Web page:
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POLL: Stink Bug Invasion Hits Region—Do You Have Them?

The stinky bug with the shield-like shape is now in 14 regions of New York.

Stink bugs.

They certainly lack the great PR ladybugs enjoy — no pretty name, whimsical pattern or usefulness for keeping garden pests at bay — but just like the cute little ladies the Halyomorpha halys loves to snuggle into warm homes when the weather turns cooler.

And they may be coming soon to your abode.

The stink bug invasion well known elsewhere has officially moved into the Hudson Valley with confirmed reports of the six-legged pests finding winter vacation stops in areas throughout Putnam, Rockland and Orange counties, as well as the northwest tip of Westchester, according to the Cornell Cooperative Extension, which is looking for help in tracking the bugs this fall. (See map for more detail.)

"Homeowners will begin seeing them over the next few weeks in larger numbers than last year as they were very successful this season in building populations," said Peter Jentsch, senior extension associate.

Stink bugs, which are brown, black or gray and shaped like a shield, can easily march through cracks, briefly opened doors and windows. They are also attracted to light, so blazing up your home at night may serve as a beacon, experts say. And, as the name suggests, they do emit an odor when squashed, which has been explained as everything from foul to almond- or even cilantro-like.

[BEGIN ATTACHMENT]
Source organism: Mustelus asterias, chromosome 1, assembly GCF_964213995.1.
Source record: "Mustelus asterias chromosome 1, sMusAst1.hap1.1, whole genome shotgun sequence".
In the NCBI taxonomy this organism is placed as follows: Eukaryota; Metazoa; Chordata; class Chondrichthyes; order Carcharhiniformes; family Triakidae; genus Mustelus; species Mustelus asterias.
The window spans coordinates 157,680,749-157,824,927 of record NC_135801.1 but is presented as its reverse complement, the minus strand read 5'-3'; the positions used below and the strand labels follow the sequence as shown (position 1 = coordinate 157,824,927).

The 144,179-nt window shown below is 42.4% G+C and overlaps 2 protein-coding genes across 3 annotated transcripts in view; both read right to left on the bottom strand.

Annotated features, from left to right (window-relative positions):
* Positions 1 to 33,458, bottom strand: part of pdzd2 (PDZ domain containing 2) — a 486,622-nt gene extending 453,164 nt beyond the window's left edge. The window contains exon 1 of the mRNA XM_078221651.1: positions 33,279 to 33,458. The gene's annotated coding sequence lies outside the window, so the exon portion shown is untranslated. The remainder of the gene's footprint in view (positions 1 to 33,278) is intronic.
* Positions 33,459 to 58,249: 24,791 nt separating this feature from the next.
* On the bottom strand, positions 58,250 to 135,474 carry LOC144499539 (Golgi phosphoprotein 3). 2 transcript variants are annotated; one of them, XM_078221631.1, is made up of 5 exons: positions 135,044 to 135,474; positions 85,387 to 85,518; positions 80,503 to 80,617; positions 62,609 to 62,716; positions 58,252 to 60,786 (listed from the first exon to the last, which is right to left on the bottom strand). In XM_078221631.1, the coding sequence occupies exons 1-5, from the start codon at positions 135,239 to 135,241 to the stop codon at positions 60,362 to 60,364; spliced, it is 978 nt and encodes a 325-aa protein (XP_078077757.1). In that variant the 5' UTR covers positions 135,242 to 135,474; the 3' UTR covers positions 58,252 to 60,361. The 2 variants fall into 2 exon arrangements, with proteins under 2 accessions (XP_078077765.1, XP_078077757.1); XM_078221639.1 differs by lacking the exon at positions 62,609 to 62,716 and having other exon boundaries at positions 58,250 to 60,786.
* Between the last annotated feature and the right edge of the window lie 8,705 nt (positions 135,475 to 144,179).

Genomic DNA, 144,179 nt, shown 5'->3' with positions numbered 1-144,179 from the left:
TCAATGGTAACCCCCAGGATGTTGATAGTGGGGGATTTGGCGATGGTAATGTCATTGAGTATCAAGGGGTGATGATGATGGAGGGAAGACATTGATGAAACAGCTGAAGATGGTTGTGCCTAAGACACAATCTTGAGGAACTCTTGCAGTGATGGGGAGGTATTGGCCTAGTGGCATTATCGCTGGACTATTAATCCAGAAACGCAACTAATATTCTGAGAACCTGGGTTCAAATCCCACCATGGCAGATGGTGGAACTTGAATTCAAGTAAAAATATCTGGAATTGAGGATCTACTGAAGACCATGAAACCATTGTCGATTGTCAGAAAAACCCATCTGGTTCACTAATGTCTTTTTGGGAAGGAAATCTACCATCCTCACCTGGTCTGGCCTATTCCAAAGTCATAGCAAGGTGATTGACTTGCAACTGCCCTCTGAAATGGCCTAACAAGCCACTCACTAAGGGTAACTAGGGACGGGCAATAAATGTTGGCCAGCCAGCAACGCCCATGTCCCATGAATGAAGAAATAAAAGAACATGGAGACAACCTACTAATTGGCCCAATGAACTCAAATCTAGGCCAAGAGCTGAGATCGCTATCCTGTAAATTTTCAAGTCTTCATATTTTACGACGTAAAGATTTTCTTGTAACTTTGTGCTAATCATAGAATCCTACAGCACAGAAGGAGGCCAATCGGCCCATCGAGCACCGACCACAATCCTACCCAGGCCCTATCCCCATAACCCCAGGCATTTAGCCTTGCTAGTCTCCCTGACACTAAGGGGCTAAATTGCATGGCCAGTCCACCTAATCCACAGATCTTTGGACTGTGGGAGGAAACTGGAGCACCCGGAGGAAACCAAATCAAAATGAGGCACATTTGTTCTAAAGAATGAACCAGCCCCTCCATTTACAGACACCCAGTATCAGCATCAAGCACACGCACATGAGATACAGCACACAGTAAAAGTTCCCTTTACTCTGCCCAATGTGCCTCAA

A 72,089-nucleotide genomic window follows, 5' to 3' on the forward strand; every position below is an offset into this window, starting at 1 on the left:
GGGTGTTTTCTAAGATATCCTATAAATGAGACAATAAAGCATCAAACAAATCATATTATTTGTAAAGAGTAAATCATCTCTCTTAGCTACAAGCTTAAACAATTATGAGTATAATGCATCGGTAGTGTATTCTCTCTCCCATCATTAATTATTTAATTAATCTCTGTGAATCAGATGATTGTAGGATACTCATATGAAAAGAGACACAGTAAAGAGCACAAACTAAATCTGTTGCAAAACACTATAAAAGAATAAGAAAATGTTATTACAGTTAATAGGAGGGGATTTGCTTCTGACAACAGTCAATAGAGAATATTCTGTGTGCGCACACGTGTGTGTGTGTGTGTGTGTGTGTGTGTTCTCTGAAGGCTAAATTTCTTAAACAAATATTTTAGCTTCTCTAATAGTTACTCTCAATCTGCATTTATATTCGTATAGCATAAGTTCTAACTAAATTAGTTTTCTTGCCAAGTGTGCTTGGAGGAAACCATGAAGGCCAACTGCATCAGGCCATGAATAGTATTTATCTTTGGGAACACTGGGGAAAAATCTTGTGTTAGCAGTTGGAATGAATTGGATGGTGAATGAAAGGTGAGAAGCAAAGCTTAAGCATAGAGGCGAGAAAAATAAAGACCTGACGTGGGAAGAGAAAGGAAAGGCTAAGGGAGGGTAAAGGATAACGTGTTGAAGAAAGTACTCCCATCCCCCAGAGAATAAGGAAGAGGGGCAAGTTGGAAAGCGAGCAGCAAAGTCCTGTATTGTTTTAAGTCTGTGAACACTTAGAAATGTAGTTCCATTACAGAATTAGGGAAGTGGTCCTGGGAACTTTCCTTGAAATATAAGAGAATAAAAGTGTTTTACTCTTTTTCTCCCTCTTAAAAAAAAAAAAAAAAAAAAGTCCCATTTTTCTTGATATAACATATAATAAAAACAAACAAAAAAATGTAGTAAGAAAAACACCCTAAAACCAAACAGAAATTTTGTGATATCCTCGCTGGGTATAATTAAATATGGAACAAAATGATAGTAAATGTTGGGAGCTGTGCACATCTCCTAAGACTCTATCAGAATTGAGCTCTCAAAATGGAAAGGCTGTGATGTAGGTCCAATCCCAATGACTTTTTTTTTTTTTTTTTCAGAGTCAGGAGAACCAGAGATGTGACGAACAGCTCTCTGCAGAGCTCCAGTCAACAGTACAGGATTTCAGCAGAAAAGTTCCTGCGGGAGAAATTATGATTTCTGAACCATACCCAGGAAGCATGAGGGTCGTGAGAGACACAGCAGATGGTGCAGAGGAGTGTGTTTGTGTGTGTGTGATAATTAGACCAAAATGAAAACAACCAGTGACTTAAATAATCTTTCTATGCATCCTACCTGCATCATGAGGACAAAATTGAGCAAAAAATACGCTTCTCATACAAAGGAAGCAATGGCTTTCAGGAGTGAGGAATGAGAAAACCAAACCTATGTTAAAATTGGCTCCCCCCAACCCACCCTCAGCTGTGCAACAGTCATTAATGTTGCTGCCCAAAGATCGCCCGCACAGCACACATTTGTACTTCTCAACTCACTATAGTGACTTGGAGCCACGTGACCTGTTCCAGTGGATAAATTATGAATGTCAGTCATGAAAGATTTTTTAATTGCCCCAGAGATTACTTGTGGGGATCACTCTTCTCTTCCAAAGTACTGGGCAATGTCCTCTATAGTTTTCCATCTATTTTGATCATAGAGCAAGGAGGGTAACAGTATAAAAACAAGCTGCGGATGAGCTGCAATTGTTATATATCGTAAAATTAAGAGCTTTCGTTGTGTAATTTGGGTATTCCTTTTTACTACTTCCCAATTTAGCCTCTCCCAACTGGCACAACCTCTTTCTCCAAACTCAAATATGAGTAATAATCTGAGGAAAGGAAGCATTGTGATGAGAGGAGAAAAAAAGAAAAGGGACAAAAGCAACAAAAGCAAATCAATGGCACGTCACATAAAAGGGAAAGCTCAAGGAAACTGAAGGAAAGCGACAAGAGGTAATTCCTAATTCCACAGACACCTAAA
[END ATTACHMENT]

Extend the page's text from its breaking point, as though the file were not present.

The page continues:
They snuck in from Asia around 2008 and while harmless to humans and pets have since caused tens of millions of dollars in damage to U.S. crops such as apples, soybeans and peaches. One farmer in Lancaster, Pennsylvania told reporters that they ruined 40 percent of his crop this year. Locally, Jentsch said, the apple and bell pepper crop in the Marlboro Ridge along the Hudson River was affected this year.

There are many schools of thought on how to get rid of them, from dish soap to flushing them down the toilet to applying pesticides to the perimeter of your house. 

You can help track the stink bug two ways: following the instructions below for scientists and in the poll/comments to help forewarn your neighbors.

If you see them, send a sample for identification to the Cornell Cooperative Extension to help document its distribution. Place captured specimens in a small plastic container such as a plastic medicine bottle or film canister.